But security is only part of the freedom agenda. Freedom in the marketplace is essential to the growth of both our economies. The United States believes that trade and access to world markets will cure many of the social ills that still plague much of the world. The United States and Japan should both recognize the enormous opportunity we have to flourish in a globalized world. As technologically savvy and well-educated nations rich in capital, we need not fear change. In fact, we should be eager to lead it. We must not allow ourselves to fall into the trap of isolationism and protectionism. Opening our markets to each other will provide consumers with cheaper goods and businesses with better opportunities, and that means more jobs for everyone. The worldfs largest and second-largest economies combined could have enormous impact on the direction of the world economy. That is why we have urged Japan to join us in developing innovative ways to break the logjam in the Doha Round of the WTO talks. Both of us are sensitive to agricultural sectors in our own economies, but cutting that Gordian knot will unlock a wide range of reforms that can benefit each of us. The United States and Japan are trading nations. We must not allow the forces of protectionism and bureaucracy to keep us from enjoying the fruits of an expanding world economy.

Two weeks ago the president of the United States completed his third visit to Japan. He met with Prime Minister Koizumi in the beautiful State Guest House in Kyoto. They had a long and productive talk and enjoyed a wonderful Japanese meal together. As is well known, the two leaders are quite close. They have come to enjoy each other's company very much.

The irony of their friendship has not been lost on the president. He mentioned it in his speech in Kyoto. His father and the prime minister's father fought on opposite sides in the last war. Yet the sons of those warriors have become the closest of allies and the best of friends in their pursuit of peace.

Their relationship is built on shared beliefs. Both believe that democracy is still the wave of the future. Both believe that freedom still works, and both believe that the key to a safe and stable Asia lies in the continuance of a close and strong alliance between the United States and Japan.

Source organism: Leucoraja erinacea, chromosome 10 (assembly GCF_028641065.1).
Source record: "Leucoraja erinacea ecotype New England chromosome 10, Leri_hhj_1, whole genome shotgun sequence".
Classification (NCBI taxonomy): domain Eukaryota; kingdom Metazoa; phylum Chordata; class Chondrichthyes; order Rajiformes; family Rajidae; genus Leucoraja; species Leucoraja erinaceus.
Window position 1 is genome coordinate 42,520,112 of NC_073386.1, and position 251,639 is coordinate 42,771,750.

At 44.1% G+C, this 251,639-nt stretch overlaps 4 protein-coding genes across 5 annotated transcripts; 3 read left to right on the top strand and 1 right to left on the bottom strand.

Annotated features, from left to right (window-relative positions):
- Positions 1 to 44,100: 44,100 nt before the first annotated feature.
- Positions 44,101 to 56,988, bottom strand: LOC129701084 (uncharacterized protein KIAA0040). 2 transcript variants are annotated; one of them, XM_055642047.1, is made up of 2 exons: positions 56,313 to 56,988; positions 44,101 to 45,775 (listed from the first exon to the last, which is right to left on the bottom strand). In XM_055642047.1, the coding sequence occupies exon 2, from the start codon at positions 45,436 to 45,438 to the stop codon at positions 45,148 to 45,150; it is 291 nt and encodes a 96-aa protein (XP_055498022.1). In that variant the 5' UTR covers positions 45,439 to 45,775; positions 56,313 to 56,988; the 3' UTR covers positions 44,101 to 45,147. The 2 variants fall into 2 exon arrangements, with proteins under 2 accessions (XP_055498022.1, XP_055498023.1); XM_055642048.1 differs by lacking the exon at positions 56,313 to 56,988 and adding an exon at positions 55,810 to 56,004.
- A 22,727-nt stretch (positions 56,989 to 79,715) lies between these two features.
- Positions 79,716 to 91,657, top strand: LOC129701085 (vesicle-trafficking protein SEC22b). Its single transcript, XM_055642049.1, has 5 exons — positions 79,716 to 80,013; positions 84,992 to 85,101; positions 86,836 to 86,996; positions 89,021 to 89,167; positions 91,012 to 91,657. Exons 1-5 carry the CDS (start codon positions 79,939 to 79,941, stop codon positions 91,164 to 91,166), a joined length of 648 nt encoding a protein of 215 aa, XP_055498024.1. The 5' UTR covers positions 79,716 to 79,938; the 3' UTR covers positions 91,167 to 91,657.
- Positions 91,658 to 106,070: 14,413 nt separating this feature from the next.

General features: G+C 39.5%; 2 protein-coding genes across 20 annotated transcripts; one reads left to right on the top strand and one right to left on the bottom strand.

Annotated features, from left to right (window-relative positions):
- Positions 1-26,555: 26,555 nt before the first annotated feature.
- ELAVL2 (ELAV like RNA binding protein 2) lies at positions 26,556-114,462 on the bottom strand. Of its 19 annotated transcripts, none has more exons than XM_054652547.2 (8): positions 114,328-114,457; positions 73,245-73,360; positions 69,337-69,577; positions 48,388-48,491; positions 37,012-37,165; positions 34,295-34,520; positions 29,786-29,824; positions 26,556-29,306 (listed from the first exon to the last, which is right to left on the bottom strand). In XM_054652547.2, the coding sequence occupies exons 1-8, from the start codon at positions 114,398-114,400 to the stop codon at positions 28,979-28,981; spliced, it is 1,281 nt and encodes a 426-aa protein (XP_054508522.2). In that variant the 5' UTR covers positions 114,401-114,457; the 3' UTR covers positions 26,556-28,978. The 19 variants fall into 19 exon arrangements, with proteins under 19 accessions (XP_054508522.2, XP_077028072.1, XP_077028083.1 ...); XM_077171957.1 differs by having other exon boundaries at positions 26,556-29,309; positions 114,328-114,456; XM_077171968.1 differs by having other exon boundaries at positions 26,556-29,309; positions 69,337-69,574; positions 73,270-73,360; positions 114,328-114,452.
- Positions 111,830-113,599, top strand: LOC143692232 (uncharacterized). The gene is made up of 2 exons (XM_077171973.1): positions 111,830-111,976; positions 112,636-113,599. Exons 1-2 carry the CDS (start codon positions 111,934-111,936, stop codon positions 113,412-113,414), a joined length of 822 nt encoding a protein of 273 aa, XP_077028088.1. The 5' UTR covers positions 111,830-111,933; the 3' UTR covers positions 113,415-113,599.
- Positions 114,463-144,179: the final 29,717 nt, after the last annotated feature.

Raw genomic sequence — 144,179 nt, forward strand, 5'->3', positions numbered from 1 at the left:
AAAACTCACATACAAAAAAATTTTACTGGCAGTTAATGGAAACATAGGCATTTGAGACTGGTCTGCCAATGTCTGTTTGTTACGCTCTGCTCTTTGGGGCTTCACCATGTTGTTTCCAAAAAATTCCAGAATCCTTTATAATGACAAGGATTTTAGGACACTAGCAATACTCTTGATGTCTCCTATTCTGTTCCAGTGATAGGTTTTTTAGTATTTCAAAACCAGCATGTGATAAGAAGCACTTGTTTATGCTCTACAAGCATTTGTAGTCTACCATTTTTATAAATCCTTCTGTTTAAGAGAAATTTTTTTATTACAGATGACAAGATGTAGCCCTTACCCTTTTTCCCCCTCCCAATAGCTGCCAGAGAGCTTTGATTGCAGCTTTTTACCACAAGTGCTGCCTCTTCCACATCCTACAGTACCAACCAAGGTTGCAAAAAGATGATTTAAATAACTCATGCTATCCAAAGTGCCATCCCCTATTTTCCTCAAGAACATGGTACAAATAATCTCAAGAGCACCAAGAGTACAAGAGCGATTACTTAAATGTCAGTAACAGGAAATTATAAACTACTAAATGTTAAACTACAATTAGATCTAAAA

Some in the media said that there was little news in their meeting because there was little controversy. I beg to differ. The real news was that there was no controversy. We had just concluded some very tough and serious negotiations on the future of our alliance. We did not always start out at the same point, but we listened to each other, and we recognized that friends can have differing points of view. And like friends and partners we worked them out. Neither one of us wanted petty differences to get in the way of the big vision we had for our alliance.

The United States and Japan have a great relationship because they share common values. Our democracies function in very different ways. Our languages and cultures are very different. Our history has not always been peaceful. But we have both come to believe in the same basic building blocks of society: freedom, democracy, and tolerance. We get along because we both trust our people to make the right decisions - the decisions of character - when the hard yards of history have to be won.

It has been a great sixty years, full of hope, renewal, and accomplishment. Now, the United States stands ready to continue and strengthen this grand alliance between our two great democracies.

MODERATOR: Thank you very much, Mr. Ambassador. At this point, we'll open the floor to questions from our working press. As we have a number of working press, very likely we will only have the journalists asking questions today. As is our custom, once recognized, please come up, state your name and affiliation, and please limit yourself to one question. And as always, no speeches.

QUESTION: Noah Akushumi, freelance defense affairs reporter. I would like to focus on a very small, nitty-gritty point of question right now being heated up in Japan, and that is the replacement aircraft carrier to be assigned in Yokosuka. The local authorities are demanding, probably out of ignorance, a conventional aircraft carrier, but you don't have - the U.S. does not have - too many conventional carrier vessels. It should be like CBM. What is your opinion about that?